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Tiredness, or fatigue, means having less energy than usual. People feel exhausted - mentally, physically or both. Tiredness is a normal part of life and more significant at particular times of life, such as having a young family, but if it persists it may warrant some investigations to check for an underlying medical problem.

Everyone experiences tiredness (fatigue) from time to time. Tiredness that drags on for no apparent reason can be very difficult and it's extremely common.

One UK survey of over 15,000 people found that 10-18% reported tiredness that lasted for one month or longer, and a study looking at GP databases found that 1.5 in 100 people see their GP about new tiredness every year. It's so common that GPs have an acronym for it - TATT which means "tired all the time".

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Causes of tiredness

Physical causes of tiredness

Tiredness may be due to a wide range of physical illnesses. Examples include:

Most physical causes of tiredness will cause other symptoms, such as weight gain or shortness of breath, but some causes of tiredness may not cause any other symptoms.

Psychological causes of tiredness

Tiredness that cannot be explained by any physical problem is much more common than tiredness that can. Both anxiety and depression can cause significant tiredness. Eating disorders can also cause tiredness. Any cause of a sleep problem will also cause tiredness during the day.

Stress is a common cause of tiredness, either because it interferes with sleep or because of the effect of having constant high levels of stress and worry.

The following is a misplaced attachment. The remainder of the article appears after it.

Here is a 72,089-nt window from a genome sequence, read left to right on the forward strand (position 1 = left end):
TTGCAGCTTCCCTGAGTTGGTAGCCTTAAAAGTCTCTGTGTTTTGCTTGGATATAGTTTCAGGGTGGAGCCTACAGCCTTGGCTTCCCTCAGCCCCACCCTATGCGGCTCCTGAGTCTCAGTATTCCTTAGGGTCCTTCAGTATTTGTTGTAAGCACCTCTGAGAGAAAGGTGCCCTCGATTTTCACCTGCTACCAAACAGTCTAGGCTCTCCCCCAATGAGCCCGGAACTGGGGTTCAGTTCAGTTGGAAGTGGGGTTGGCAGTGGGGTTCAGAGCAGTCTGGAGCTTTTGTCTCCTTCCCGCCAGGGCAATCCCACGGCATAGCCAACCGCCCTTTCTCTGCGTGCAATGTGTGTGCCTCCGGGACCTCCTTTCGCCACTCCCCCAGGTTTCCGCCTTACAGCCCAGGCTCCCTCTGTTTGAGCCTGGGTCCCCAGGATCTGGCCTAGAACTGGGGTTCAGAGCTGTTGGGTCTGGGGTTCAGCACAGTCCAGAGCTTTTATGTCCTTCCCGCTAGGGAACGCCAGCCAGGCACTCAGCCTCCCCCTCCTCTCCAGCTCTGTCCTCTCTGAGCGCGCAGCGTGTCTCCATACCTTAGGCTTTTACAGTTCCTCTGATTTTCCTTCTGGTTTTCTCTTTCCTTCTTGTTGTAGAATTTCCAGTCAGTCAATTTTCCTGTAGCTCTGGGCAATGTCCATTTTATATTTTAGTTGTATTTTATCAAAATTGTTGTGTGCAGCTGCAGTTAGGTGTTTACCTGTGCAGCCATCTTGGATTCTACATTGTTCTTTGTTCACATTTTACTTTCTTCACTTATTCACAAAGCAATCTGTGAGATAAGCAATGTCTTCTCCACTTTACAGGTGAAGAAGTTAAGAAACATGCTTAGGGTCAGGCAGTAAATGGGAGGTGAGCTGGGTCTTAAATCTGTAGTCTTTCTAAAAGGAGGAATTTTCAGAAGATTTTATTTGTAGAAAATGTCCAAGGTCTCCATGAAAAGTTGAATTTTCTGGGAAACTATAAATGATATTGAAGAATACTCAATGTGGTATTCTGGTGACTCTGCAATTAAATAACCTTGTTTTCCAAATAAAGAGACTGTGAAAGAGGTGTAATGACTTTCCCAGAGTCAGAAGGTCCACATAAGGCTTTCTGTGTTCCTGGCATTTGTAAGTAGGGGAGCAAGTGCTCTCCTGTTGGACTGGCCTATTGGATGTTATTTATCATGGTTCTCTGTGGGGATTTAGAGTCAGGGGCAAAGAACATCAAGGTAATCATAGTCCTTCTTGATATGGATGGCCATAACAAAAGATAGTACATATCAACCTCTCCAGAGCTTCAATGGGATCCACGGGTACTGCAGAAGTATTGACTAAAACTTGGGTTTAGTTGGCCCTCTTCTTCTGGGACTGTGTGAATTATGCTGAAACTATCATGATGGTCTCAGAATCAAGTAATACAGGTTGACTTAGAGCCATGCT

Other possible causes include:

Lifestyle causes of tiredness

Tiredness is often caused by lifestyle. Lifestyle causes of tiredness include:

In most cases no specific cause for tiredness is found.

What tests are there for tiredness?

If tiredness is persisting or if it is associated with other symptoms, medical advice should be sought in order to see if there is an underlying cause. The clinician will need to ask some questions and may arrange an examination and some blood tests.

Questions you may be asked

These are to help give some clues about the cause of the tiredness, and may include:

  • Do you have any other symptoms?

  • Sleep: Do you sleep well? Is your sleep interrupted? Do you snore? Has your partner noticed any changes to your breathing at night?

  • Mood: Do you feel low, or more worried than usual? Are you under any stress? You may be asked to complete a specific questionnaire about your mood.

  • Has your weight changed?

  • Do you have heavy periods?

  • How much alcohol do you drink?

  • Are you on any medication?

  • Can you remember when this started? Did it start suddenly and can you date it from a particular date, event, holiday or illness? Or did it come on more gradually?

  • How is the tiredness affecting you in your everyday life?

The doctor may examine you

The clinician may check weight and height, if it seems relevant. Depending on the answers to the questions, they may think it relevant to:

  • Check lymph glands to see if they are enlarged.

  • Check the thyroid gland to see if it is enlarged.

  • Look at the eyes to see if there is evidence of anaemia.

  • Listen to the chest and feel the abdomen.

  • Check the joints for swelling or inflammation.

  • Check the strength of arms and/or legs.

  • Ask for a sample of urine to check for sugar (for diabetes), protein or infection.

Blood tests

Blood tests are often suggested to rule out physical causes of the tiredness. In most cases these turn out to be normal. This might include tests to rule out:

  • Low iron levels (anaemia).

  • Low thyroid hormone levels (hypothyroidism).

  • Diabetes.

  • Vitamin deficiencies such as B12, folate or vitamin D.

  • Coeliac disease.

  • Any inflammation.

  • Any problems with the function of the liver or kidneys.

  • Specific infections, such as glandular fever.

Other tests